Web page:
It's no secret Boston is a tough town to beat when it comes to delicious seafood and a "wicked" art scene. But Beantown also contains a number of Japanese-influenced destinations worth seeking out on any visit. So to celebrate the opening of Uniqlo's newest location at Faneuil Hall Marketplace inside Quincy Market, we're sharing some of our favorite places you can eat, shop and immerse yourself in the culture of Japan in Boston.
Though you'll find the requisite sake and sushi here, there's much more to this city guide. Check out our round-up of great art exhibits, local street style, and places to do a little shopping for others and — of course — treat yourself.
One of the best parts of walking through the doors at O Ya is being greeted with a resounding "Irasshaimase!" A Boston favorite, this sushi house is renown for an unbeatable selection of fresh ingredients combined in daring and unusual ways. The Omakase chef's tasting menu is the best way to experience the unique fusion style this restaurant has to offer, but if you like to eat traditional sashimi and sushi, the chefs have no problem preparing it even though it's not on the menu. World-class dining without the pretentiousness: Check, check.
This store might be tiny, but it’s chock-full of rare gifts. It's a supreme spot to find an unusual gift for the student, writer or artist in your life. Reminiscent of a Japanese stationery store, Black Ink has everything from rubber stamps, notepads, candles and books to cute chopstick rests and other oddities you won’t find in any other souvenir shop. And if you're a Boston local, the carefully rotated small selection means you'll always find something different when you stop in.
Opening on Oct. 9, 2015, Uniqlo’s newest Boston location inside Faneuil Hall Marketplace will expand the presence of Uniqlo's parent company, Fast Retailing, as the fourth largest retailer in the world. Founded in 1984, Uniqlo is best known for affordable, high quality, casual clothes that champion the Japanese design aesthetic of grace in simplicity. Uniqlo's popular Ultra Light Down Jackets are the perfect example: lightweight, affordable pieces you can wear from fall through winter.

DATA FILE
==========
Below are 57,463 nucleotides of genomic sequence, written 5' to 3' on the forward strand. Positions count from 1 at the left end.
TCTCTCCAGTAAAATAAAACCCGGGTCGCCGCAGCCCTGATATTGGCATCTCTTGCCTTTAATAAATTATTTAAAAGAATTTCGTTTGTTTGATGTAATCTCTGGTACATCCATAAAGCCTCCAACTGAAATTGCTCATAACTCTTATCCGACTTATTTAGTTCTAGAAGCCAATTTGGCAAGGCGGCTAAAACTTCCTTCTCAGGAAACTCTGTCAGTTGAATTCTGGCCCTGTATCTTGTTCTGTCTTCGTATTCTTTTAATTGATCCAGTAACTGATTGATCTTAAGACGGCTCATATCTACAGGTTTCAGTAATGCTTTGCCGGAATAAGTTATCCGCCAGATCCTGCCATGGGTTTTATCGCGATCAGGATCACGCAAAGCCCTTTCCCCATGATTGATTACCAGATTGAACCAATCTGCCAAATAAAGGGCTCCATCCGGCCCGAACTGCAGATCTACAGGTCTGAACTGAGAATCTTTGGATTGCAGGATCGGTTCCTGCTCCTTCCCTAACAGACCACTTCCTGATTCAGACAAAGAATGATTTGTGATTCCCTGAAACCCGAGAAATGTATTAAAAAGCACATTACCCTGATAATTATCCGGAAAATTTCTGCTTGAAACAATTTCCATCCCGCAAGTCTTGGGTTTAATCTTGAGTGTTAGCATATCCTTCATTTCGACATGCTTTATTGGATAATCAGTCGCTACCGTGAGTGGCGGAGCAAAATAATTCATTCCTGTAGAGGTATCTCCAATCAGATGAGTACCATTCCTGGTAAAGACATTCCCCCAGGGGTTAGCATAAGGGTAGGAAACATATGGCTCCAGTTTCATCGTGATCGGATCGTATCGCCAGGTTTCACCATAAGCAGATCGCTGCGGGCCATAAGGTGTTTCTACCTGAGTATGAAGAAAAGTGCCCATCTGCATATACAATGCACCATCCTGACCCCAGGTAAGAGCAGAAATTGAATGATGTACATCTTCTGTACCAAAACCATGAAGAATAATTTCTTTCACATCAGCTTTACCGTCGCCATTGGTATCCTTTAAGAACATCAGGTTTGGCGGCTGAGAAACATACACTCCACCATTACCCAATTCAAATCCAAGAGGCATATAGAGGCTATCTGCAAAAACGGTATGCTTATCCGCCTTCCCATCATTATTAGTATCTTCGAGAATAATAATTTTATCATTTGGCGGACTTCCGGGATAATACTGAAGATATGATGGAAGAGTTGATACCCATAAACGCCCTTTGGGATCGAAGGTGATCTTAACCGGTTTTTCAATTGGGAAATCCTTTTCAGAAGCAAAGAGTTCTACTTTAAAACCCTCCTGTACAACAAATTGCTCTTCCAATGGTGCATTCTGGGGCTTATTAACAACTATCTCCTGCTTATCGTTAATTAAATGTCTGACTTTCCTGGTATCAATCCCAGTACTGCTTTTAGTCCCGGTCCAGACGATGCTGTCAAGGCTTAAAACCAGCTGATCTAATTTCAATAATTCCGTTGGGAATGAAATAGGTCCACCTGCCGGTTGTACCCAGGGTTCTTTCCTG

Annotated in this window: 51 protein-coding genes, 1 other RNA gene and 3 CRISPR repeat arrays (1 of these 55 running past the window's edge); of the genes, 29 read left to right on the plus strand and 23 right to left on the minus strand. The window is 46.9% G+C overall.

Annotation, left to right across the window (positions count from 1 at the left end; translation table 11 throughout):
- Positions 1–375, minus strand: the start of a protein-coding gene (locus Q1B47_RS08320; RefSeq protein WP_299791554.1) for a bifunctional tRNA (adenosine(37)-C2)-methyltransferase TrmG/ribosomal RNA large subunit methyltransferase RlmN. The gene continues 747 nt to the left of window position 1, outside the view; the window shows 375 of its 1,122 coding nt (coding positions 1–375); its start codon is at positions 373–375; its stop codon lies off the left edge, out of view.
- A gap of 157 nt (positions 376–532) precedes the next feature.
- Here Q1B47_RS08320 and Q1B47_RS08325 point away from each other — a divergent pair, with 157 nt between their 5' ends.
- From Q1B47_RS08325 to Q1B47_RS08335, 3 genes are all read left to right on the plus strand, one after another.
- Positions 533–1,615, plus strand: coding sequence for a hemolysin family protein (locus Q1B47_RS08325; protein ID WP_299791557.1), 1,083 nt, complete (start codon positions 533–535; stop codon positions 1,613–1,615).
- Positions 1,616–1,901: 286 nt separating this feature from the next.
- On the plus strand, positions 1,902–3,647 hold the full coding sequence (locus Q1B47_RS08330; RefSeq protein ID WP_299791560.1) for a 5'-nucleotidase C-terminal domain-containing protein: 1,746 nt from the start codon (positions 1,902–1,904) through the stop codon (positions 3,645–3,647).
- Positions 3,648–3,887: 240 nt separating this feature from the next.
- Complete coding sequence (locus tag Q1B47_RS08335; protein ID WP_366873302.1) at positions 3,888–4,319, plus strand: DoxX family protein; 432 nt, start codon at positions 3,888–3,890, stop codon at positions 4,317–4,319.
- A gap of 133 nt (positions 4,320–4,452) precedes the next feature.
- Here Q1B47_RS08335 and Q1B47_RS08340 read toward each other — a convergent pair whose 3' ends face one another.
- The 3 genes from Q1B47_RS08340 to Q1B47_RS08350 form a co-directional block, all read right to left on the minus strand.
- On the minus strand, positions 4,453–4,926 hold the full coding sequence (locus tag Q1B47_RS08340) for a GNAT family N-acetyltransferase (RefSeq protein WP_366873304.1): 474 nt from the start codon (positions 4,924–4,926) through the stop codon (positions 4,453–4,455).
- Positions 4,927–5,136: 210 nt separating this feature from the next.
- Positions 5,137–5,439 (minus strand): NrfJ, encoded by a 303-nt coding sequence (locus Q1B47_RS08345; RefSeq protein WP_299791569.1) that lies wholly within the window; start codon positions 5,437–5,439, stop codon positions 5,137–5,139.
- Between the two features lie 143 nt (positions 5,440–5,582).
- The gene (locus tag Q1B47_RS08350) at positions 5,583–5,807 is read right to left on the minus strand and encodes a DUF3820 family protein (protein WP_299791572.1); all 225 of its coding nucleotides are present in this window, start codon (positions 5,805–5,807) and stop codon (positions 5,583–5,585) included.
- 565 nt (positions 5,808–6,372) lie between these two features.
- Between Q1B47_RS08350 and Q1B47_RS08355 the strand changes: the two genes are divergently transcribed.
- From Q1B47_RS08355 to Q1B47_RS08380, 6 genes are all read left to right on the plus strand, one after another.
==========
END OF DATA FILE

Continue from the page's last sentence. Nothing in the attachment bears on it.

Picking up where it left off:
One of the oldest hubs in Boston, Faneuil Hall Marketplace and Quincy Market are known today for dozens of street performers and many shops. Stop by the food court for tasty bites from all over the world, including American Japanese favorites like Udon noodles and Katsu.
Boasting the largest Manga selection in all of New England, with genres from romance to science fiction, Comicopia is a Manga lovers dream. Manga is a vastly popular graphic novel style that originated in Japan and quickly became one of the country's biggest publishing industries and exports, spanning a variety of graphic styles with long-running, popular story lines.
There's always a worthwhile exhibit at Boston's Museum of Fine Arts, but if you make it before Feb. 16, 2016, you have the chance to experience some of the rarest works of one of the finest Japanese masters of the Edo period: Katsushika Hokusai. Don't leave without taking a pass through the Japanese gardens outside.
This Japanese culture center in Boston also houses the city's first Japanese tea house. On Sundays from 4-6 p.m. in the garden, visitors can participate in a traditional Japanese tea ceremony. The ritual preparation of tea by one of the Studio's tea masters followed by a time to reflect on art and enjoy company among the beauty of the gardens is meant to bring peace, enjoyment and clarity of mind.
Local Street Style
When it comes to dressing (and packing) for Boston, remember that here, there’s nothing more fashionable than practicality. Casual cool reigns and gives the style in Boston a distinct feel unlike other east coast cities. Like Japan, heat waves in summer and brutal winters require dressing for the climate. Come fall, sturdy boots and a warm down coat will keep you insulated and dry. Influenced by the plethora of surrounding universities and colleges, it’s a great place to trot out a sports-influenced aesthetic. If someone you know owns a Red Sox cap, this is the time to swipe it.